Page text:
A Q&A with Alafair Burke

All Day and A Night by Alafair Burke combines the genres of a legal procedural, police procedural, and a psychological thriller. This book is the fifth in the NYPD police detective Ellie Hatcher series. Readers will learn the tactics used in an investigation and feel they are part of the investigative teams on both sides of the aisle.


The plot begins with the killing of a psychologist that appears to be tied to the serial killer Anthony Amaro. The only problem with that conclusion is that the supposed killer has a good alibi; he is in prison. At about the same time the DA’s office is notified that the publicity seeking celebrity trial lawyer, reminiscent of Gloria Allred, is looking into a wrongful conviction claim. Detective Ellie Hatcher and her partner J.J. Rogan are called in as part of the “fresh look” team by Elli’s boyfriend, Assistant District Attorney Max Donovan.


Elise Cooper: Rumor has it that even “Veronica Mars,” the famous TV detective, likes your books. Can you comment?


Alafair Burke: I am a huge Veronica Mars fan. There was this kick-starter campaign to raise money and I was a huge donor. As a reward the donors were able to do a video with Kristen Bell. I thought that was really cool since I am a loyal and devoted Veronica Mars fan. I loved the movie because it had all the characters, the right tone, and made me satisfy my longing for more TV shows.


EC: How would you describe your books?


AB: My last couple of books has gone towards the psychological thriller aspect. I think of my books as crime friction, sometimes with a little more procedural and sometimes more about the characters. In All Day and A Night there is a little of both. The part from Ellie Hatcher’s perspective is more procedural but the other perspective is written from Carrie’s personal viewpoint. I hope I was able to show the victims as a people. They need to be seen on a page as more than just a body or a clue.


EC: Are you making a statement in this book, where the law is hijacked for political gains?


AB: You made a good observation. Max is being pulled in two different directions. He wants to do the right thing but also knows the politics of the office. In any DA office, people are there for different reasons. Some are there for political advancement. They are some of the most dangerous you will find in the judicial system. It is hard enough to make the right decisions but when some are guided by career advancement that becomes really dangerous for bad things to happen. You can see all this in the book through Max’s eyes.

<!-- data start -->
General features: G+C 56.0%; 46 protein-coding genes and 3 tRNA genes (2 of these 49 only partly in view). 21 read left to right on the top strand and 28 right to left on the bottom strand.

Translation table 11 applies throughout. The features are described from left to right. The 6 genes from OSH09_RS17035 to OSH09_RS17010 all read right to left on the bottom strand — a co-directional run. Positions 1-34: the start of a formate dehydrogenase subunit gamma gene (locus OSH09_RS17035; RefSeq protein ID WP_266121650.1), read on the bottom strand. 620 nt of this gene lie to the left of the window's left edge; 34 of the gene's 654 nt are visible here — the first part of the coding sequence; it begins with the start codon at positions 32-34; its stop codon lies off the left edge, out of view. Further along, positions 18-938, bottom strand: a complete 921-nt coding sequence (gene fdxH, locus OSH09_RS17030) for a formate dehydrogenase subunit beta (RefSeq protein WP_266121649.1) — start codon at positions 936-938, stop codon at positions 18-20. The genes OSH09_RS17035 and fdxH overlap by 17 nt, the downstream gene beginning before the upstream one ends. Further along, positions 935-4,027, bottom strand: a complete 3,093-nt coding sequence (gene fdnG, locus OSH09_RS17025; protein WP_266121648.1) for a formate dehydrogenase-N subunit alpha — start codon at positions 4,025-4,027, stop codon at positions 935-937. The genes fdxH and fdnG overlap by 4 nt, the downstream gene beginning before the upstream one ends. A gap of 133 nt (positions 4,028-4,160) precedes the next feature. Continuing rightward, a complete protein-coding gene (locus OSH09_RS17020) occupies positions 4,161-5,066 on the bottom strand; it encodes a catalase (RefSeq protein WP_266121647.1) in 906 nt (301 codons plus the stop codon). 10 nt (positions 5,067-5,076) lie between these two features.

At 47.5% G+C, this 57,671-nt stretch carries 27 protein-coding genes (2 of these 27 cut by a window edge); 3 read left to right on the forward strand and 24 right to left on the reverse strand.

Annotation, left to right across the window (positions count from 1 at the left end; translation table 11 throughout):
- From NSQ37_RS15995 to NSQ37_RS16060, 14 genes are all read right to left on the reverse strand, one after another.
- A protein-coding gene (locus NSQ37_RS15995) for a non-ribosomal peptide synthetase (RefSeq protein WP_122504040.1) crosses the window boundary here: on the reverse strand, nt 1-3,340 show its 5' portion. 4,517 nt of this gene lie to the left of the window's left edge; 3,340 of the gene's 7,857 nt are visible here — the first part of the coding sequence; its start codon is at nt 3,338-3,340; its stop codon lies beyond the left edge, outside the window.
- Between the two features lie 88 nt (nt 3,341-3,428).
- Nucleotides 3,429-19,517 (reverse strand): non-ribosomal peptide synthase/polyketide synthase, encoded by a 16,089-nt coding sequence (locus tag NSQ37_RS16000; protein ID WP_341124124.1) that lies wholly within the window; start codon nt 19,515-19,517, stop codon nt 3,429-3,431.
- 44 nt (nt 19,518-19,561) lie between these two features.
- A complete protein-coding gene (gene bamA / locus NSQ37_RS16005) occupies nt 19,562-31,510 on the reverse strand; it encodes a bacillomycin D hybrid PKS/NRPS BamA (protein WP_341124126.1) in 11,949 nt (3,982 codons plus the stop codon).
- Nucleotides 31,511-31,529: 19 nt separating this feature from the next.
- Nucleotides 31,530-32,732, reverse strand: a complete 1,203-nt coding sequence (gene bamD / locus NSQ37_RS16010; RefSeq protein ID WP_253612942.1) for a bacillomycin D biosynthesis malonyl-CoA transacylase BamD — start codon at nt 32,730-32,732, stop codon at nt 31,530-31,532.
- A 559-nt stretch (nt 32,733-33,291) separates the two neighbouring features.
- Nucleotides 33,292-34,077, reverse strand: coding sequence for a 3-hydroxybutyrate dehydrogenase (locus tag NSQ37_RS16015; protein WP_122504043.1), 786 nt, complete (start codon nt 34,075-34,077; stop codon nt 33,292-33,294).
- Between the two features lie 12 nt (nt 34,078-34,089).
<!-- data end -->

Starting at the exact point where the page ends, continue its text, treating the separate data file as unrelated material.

EC: There seems to be a lot of tension between the prosecutorial team and the police investigative team. Did you do that intentionally?


AB: Police and prosecutors butt heads more than the public realizes. A lot of police officers think prosecutors are the problem in that they do not do the right thing for either political motivations or because they are too chicken to go to trial. On the other hand a lot of prosecutors think cops go overboard and don’t investigate thoroughly enough. I hoped I show in this book how a case has different perspectives, which can make each particular team go in different directions.


EC: Did you also want to point out the tunnel vision of these investigative teams?


AB: One of my first cases was a wrongful conviction case. The two original prosecutors could not admit that they had convicted two innocent people. Prosecutors many times have the assumption the police got the right guy and now it’s their job to prove it. It is very difficult to back away from that and to think maybe we got it wrong. It seems whatever we are looking for is what we see. There is this video where they ask you to count how many red shirts are in it. Because that is what you are looking for you missed the guy in the gorilla outfit walking across the basketball court. You missed it because you only focus on one thing.


EC: Did you write the defense attorney character Linda Moreland based upon the publicity-seeking attorney Gloria Allred?


AB: Actually I was thinking of Nancy Grace on the other side of the aisle. I wrote her as being very loud, squeaky, and always thinking she is right. There were a couple of times when I was writing about Moreland I would get so disgusted with her I would have to stop. I have to admit what happens to her was very fun to write.


EC: What do you want the reader to get out of the book?

AB: Obviously a good entertaining story. But the theme is about forgiveness and thinking about how decisions always have consequences that ripple forward. A lot of times as a writer I do not know what the book is about until the end. This book shows what people will do for others and how much they can forgive. The other reason I write is because I want prosecutors depicted correctly. Sometimes when reading a crime fiction novel I would want to throw the book across the room because the legal characters are seen as being very two dimensional.


EC: Does your dad the famous writer, James Lee Burke, ever comment on your books?


AB: He is a very supportive father. Every dad should do what he does which is tell me after reading the novel ‘I am the best in the world.’ We have a very close parent-child relationship. But we are very private about our own work until it is completed.


EC: Can you give us a head-up about your next book?


AB: I will be collaborating with one of the best suspense writers, Mary Higgins Clark. The book we will be writing together should be out this November.